Morning Oregonian. (Portland, Or.) 1861-1937, January 21, 1913, Image 1

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VOL. LII-NO. 16,274.
Commerce Board
Will Take Charge
Official Says Need of Regula
. tion May Be Found.
Attorney-General Declares That on
Books It Has Invested Capital
Stock Valued at Almost
Six Hundred Million.
WASHINGTON'. Jan. 20. Regulation
by the Interstate Commerce Commis
sion of the American Telephone &
Telegraph Company, and not the com
pulsory competitive provisions of the
Sherman anti-trust law, wl'.l he the
means of solving in large measure the
so-called "telephone trust" problem,
according to Attorney-General Wicker
sham, who announced today that he
had referred the whole question to
the commission for Investigation and
This move terminates the Investiga
tion by the Department of Justice of
the alleged $600,000,000 telephone trust
against which Independent telephone
companies have made charges of un
fair treatment, and of the employment
of methods destructive of competition,
laaalry to Be Thorough.
The commission's investigation will
be far-reaching in effect, and out of It
is expected to grow the outline of a
Governmental policy with respect to
the telephone aud telegraph. It must
be determined, according to officials,
whether. In the interest and conveni
ence of the public, a telephone or tele
graph monopoly under rigid regulation,
should be tolerated by the Federal
Government: or whether the Govern
ment should take over utilities; or
finally whether competition should be
enforced under the Sherman anti-trust
law and monopoly prohibited.
Chairman I-ane. of the Interstate
Commerce Commission, formally an
nounced tonight that "in response to
Information submitted to it today by
the Attorney-General." the Interstate
Commerce Commission would make an
Investigation Into the operations, rates
and practices of the various telephone
Ceunplalats Are Dlsrassed.
Pointing to the complaints which
have been lodged with the Govern
ment against the American Telephone
& Telegraph Company. generally
known as the Bell telephone system,
the Attorney-General says In his com
munication to the commission:
"Many of these questions, it seems
to nie. cannot be dealt with appropri
ately by the law department of the
Government, but should be made the
sublect of regulation after a careful
Investigation of the whole subject by
your honorable body.
"Stste regulation cannot be a satis
factory method of ultimate solution of
the question arising out of telephone
operation. The value of a telephone
service depends largely upon the facil
ity of connecting every Individual tele
phone i:sor with any point upon any
telephone line In the United States,
but tins should be attained under con
ditlons wbich secure to the public the
maximum of convenience upon the most
reasonable terms consistent with a fall-
return upon the investment and under
suitable supervision and control by
your honorable body."
Iwer Safflrleat la Belief.
Mr. Wlckersham holds that the com
mission has ample power of Investiga
tion on Its own Initiative and lie points
to the section of the law specifically
authorizing the commission to fix just
and reasonable rates and to prohibit
unjust and discriminatory practices by
telephone and telegraph companies.
Continuing. the Attorney-General
"No comprehensive investigation Into
the organization, management and con
duct of telephone companies, so far as
I am aware, ever has been had by Gov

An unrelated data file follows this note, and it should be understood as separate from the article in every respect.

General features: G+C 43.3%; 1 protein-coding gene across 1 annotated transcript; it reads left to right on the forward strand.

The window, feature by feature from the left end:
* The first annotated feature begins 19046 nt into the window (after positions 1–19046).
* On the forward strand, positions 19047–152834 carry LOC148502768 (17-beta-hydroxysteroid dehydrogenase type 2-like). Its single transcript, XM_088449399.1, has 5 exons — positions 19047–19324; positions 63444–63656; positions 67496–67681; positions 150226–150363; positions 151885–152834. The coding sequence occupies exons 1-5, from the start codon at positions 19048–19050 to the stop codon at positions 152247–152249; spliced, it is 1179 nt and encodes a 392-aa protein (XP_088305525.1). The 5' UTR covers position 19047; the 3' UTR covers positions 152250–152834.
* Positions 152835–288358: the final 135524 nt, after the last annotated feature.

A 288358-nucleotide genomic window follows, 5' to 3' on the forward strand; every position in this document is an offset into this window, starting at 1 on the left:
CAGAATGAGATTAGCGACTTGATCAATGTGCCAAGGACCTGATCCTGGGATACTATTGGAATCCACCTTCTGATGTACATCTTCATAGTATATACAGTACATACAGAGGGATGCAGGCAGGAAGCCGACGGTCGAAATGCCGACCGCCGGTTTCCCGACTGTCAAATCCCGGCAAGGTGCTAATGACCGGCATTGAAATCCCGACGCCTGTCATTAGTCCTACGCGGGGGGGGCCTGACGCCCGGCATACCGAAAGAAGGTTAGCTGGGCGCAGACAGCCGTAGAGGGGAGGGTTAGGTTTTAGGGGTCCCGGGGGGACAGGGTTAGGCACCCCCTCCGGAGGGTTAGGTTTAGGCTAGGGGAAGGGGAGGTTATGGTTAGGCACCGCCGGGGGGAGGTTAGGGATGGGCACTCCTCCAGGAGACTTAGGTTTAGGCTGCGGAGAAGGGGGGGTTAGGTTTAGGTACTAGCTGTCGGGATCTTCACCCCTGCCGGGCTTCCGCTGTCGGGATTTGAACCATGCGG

ernmental agency. The investigation of
this department has dealt only with
certain suggested violations of the
Sherman anti-trust act. but the whole
problem of the relation of Govern
ment to the transmission of Intelligence
by telephone and telegraph Is one of
such far-reaching Importance and so
affects the welfare of the entire com
munity, that It appears to me to be
a subject which should be thoroughly
studied from the standpoint of the
public, in order that a governmental
policy with respect to the telephone and
telegraph business intelligently may
be formulated and adopted."
Bnaiaeaa la Large.
Calling tho commission's attention to
the Immensity of the subject. Mr. Wlck
ersham said:
"There are said to be some J0,00i
; Independent telephone companies, rep-
resenting Investments aggregating
i many millions of dollars which to
i gether operate somewhat more than 4,
uv.0v telephones. No one of these
companies represents capital or busi
ness comparable In siae with that of
(Concluded oa !' t.)
Committee Compiles With Wlslies of
Wood row Wilson, Who Wants
Ceremony Aboll.-hed.
WASHINGTON, Jan. 20. The time
honored Inaugural ball, the climax of
the ceremonies incident to the inaugu
ration of Presidents of the United
States, will not be given this year. In
compliance with President-elect Wil
son's wishes, the inaugural committee.
at a special meeting today, unanimous
ly decided to eliminate It.
The committee also decided that a
public reception at the Capitol or else
where, suggested by Governor Wilson
as a substitute for the ball, was not
within Its Jurisdiction, and. if one Is
held. Congress must appropriate money
and make the necessary arrangements
for U. The committee took the posi
tion that the proposed reception would
be a governmental function, under the
control of the joint Congressional In
augural committee.
The members of the joint Congres
sional committee on the inauguration
are Senators Crane of Massachusetts,
Bacon of Georgia, and Overman of
North Carolina, and Representatives
McKinley of Illinois, liucker of Mis
souri, and Garrett of Tennessee. Sen
ator Crane declined today to express
an opinion regarding the proposed re
ception, saying that the matter had not
been placed officially before the com
mittee. Governor Wilson's wish, in the event
of there being a public reception on
March 4, is that Mrs. Wilson and the
Misses Wilson should not be expected
to attend. This Information was con
veyed today to the Inaugural commit
Order for 18 Engines Placed, of